Art by Media
Historically, painting told the stories of a culture on the surfaces of sacred spaces such as caves and temples. Today, visual storytelling has mainly moved to photography and film, and imagination and ideas are expressed in all creative mediums. What remains unique to visual art is the hand of the artist and the visceral relationship of the art object to both the maker and viewer of the art.
Art-making is my primary spiritual action. Creating art allows me to express my unique manifestation as a body and as a conscious being.
My process depends on persistence, perception and discovery. I plan, write about, and execute each piece carefully. I strive to articulate how the meaning should take form in every detail, from the particular pigments to the action of the composition, to the order of the layers and the variety of methods I employ.
My paintings include elements of cartooning and prettiness, as well as areas of control that come from my deep interest in the history of painting, for example, layers of complex glazes next to an illustrated form, indirect painting and brushy gestures. Shapes are rendered, branded, stamped, and rigorously reproduced from projections but made to look like random marks. Taped edges are combined with planned drips, spray paint, and outlines. Paintings are on wood panel, metal cutouts and dimensional forms.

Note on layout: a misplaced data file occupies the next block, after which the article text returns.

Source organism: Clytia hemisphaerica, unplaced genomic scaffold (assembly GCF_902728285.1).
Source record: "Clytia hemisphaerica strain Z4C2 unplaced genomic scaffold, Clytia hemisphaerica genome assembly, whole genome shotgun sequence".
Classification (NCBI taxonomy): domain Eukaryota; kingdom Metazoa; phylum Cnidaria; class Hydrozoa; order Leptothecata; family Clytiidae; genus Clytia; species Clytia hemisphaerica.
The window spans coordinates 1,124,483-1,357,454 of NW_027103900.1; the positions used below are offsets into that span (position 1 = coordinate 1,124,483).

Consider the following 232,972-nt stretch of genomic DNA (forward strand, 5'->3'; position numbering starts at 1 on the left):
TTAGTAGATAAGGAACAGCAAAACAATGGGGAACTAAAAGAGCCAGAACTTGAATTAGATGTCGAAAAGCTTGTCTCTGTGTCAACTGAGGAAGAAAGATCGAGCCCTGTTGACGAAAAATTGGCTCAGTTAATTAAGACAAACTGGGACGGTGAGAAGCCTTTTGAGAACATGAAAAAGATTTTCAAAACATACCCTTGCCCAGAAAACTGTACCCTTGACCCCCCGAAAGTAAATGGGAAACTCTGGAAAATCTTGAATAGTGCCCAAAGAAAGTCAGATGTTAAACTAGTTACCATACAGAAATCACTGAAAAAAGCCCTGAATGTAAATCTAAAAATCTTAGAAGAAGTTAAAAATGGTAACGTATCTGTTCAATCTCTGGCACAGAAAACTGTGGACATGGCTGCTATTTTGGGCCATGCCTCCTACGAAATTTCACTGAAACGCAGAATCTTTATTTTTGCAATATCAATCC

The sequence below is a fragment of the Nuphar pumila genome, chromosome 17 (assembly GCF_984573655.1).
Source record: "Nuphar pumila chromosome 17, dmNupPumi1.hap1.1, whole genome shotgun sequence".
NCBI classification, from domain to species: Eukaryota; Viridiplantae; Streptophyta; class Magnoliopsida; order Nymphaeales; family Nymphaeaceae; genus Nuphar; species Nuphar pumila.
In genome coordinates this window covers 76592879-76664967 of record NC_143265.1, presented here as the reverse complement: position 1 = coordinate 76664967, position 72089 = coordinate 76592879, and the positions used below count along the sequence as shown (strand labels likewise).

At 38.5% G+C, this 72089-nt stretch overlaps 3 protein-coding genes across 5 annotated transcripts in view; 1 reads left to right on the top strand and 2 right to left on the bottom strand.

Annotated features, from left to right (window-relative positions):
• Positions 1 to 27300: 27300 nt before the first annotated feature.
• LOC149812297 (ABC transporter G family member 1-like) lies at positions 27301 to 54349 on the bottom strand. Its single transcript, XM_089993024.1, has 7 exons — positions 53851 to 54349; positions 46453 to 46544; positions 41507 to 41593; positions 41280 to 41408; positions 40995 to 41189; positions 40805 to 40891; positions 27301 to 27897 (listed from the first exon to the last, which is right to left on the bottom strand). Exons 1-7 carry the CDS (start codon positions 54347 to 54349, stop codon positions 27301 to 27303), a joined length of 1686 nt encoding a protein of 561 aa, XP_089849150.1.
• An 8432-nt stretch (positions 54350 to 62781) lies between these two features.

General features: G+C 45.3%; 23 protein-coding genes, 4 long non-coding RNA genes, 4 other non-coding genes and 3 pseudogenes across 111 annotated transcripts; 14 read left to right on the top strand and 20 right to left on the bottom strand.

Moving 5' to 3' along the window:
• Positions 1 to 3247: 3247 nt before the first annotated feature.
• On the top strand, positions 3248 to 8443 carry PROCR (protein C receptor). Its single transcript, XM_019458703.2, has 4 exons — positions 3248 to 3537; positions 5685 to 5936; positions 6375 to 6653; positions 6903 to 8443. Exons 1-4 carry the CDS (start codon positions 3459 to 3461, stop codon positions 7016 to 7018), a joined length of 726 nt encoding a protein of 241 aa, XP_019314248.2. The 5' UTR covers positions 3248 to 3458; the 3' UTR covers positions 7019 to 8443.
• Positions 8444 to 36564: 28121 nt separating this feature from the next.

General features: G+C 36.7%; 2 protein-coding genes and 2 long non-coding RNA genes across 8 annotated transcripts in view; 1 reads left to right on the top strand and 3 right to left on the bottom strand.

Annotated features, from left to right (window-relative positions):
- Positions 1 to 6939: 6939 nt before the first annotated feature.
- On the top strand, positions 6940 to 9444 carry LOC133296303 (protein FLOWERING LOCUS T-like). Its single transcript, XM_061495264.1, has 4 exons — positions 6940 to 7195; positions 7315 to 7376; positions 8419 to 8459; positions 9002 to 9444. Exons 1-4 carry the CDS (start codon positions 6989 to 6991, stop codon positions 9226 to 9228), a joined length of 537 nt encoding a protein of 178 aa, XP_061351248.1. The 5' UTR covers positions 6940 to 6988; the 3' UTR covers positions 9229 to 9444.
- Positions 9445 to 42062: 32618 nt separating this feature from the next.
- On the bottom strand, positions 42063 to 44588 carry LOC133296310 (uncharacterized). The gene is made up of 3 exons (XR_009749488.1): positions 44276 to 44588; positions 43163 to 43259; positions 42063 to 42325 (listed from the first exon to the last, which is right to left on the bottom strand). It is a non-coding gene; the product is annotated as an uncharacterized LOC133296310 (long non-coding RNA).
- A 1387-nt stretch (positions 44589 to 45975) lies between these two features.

My sculptures and wall installations are often dimensional explorations of shapes that are invented in quick brushstroke in a painting or drawing. I try to imagine their shapes and sizes, and how they exist in relation to the scale of your body seeing the work. I use whatever materials are right for the piece: metal, wood, plaster, concrete, glass, clay, fabric, vinyl.
Seen together, the work shows the evolutions of shapes through multiple processes, iterations, sizes and materials. I incorporate methods that appear easy but are labor-intensive, and make icons out of what originated as quick gestures. I question the eidetic reading of shapes, whether the abstract forms reference known objects, or if it is possible that an imagined shape is unique and can elicit its own visceral response.